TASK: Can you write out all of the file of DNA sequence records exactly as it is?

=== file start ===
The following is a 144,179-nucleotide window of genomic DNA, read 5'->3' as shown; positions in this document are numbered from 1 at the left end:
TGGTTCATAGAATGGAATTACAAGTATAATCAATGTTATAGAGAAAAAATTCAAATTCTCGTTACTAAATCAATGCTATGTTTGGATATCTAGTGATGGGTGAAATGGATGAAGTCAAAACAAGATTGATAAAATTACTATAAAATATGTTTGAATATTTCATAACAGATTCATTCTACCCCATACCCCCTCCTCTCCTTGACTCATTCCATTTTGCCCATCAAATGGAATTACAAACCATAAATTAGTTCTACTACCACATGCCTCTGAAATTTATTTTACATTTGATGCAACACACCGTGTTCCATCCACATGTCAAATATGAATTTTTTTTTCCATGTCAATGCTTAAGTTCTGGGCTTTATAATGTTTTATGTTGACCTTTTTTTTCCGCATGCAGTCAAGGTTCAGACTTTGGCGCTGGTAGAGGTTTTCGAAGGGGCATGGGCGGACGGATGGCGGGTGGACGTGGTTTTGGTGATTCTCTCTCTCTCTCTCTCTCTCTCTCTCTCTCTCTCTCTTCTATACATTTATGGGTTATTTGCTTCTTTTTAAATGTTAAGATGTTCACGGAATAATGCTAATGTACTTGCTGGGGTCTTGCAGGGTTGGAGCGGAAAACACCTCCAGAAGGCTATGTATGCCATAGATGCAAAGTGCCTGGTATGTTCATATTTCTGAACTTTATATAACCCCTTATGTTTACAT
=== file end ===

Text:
The following is a 144,179-nucleotide window of genomic DNA, read 5'->3' as shown; positions in this document are numbered from 1 at the left end:
TGGTTCATAGAATGGAATTACAAGTATAATCAATGTTATAGAGAAAAAATTCAAATTCTCGTTACTAAATCAATGCTATGTTTGGATATCTAGTGATGGGTGAAATGGATGAAGTCAAAACAAGATTGATAAAATTACTATAAAATATGTTTGAATATTTCATAACAGATTCATTCTACCCCATACCCCCTCCTCTCCTTGACTCATTCCATTTTGCCCATCAAATGGAATTACAAACCATAAATTAGTTCTACTACCACATGCCTCTGAAATTTATTTTACATTTGATGCAACACACCGTGTTCCATCCACATGTCAAATATGAATTTTTTTTTCCATGTCAATGCTTAAGTTCTGGGCTTTATAATGTTTTATGTTGACCTTTTTTTTCCGCATGCAGTCAAGGTTCAGACTTTGGCGCTGGTAGAGGTTTTCGAAGGGGCATGGGCGGACGGATGGCGGGTGGACGTGGTTTTGGTGATTCTCTCTCTCTCTCTCTCTCTCTCTCTCTCTCTCTCTCTTCTATACATTTATGGGTTATTTGCTTCTTTTTAAATGTTAAGATGTTCACGGAATAATGCTAATGTACTTGCTGGGGTCTTGCAGGGTTGGAGCGGAAAACACCTCCAGAAGGCTATGTATGCCATAGATGCAAAGTGCCTGGTATGTTCATATTTCTGAACTTTATATAACCCCTTATGTTTACAT